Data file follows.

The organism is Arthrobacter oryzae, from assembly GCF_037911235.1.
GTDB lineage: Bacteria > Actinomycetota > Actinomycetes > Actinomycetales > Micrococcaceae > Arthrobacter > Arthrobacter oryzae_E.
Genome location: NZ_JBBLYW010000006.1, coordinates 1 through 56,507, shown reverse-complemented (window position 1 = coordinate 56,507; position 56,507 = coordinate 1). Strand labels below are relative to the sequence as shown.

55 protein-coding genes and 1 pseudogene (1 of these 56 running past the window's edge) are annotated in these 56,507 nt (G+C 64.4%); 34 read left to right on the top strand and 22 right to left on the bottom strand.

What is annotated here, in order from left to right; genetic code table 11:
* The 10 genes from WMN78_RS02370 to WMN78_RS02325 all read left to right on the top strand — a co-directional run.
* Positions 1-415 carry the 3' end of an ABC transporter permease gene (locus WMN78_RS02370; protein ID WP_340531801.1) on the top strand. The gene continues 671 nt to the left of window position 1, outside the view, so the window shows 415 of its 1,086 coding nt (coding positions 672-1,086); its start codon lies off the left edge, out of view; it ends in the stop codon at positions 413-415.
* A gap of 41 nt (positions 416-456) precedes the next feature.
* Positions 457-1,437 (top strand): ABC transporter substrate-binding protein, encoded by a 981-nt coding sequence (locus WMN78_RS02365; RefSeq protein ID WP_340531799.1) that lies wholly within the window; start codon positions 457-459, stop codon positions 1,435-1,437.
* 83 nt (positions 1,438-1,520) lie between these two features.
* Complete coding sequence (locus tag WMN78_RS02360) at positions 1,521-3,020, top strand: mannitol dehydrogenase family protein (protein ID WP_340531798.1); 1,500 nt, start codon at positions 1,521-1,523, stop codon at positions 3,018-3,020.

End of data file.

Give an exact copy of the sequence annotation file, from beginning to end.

The organism is Arthrobacter oryzae, from assembly GCF_037911235.1.
GTDB lineage: Bacteria > Actinomycetota > Actinomycetes > Actinomycetales > Micrococcaceae > Arthrobacter > Arthrobacter oryzae_E.
Genome location: NZ_JBBLYW010000006.1, coordinates 1 through 56,507, shown reverse-complemented (window position 1 = coordinate 56,507; position 56,507 = coordinate 1). Strand labels below are relative to the sequence as shown.

55 protein-coding genes and 1 pseudogene (1 of these 56 running past the window's edge) are annotated in these 56,507 nt (G+C 64.4%); 34 read left to right on the top strand and 22 right to left on the bottom strand.

What is annotated here, in order from left to right; genetic code table 11:
* The 10 genes from WMN78_RS02370 to WMN78_RS02325 all read left to right on the top strand — a co-directional run.
* Positions 1-415 carry the 3' end of an ABC transporter permease gene (locus WMN78_RS02370; protein ID WP_340531801.1) on the top strand. The gene continues 671 nt to the left of window position 1, outside the view, so the window shows 415 of its 1,086 coding nt (coding positions 672-1,086); its start codon lies off the left edge, out of view; it ends in the stop codon at positions 413-415.
* A gap of 41 nt (positions 416-456) precedes the next feature.
* Positions 457-1,437 (top strand): ABC transporter substrate-binding protein, encoded by a 981-nt coding sequence (locus WMN78_RS02365; RefSeq protein ID WP_340531799.1) that lies wholly within the window; start codon positions 457-459, stop codon positions 1,435-1,437.
* 83 nt (positions 1,438-1,520) lie between these two features.
* Complete coding sequence (locus tag WMN78_RS02360) at positions 1,521-3,020, top strand: mannitol dehydrogenase family protein (protein ID WP_340531798.1); 1,500 nt, start codon at positions 1,521-1,523, stop codon at positions 3,018-3,020.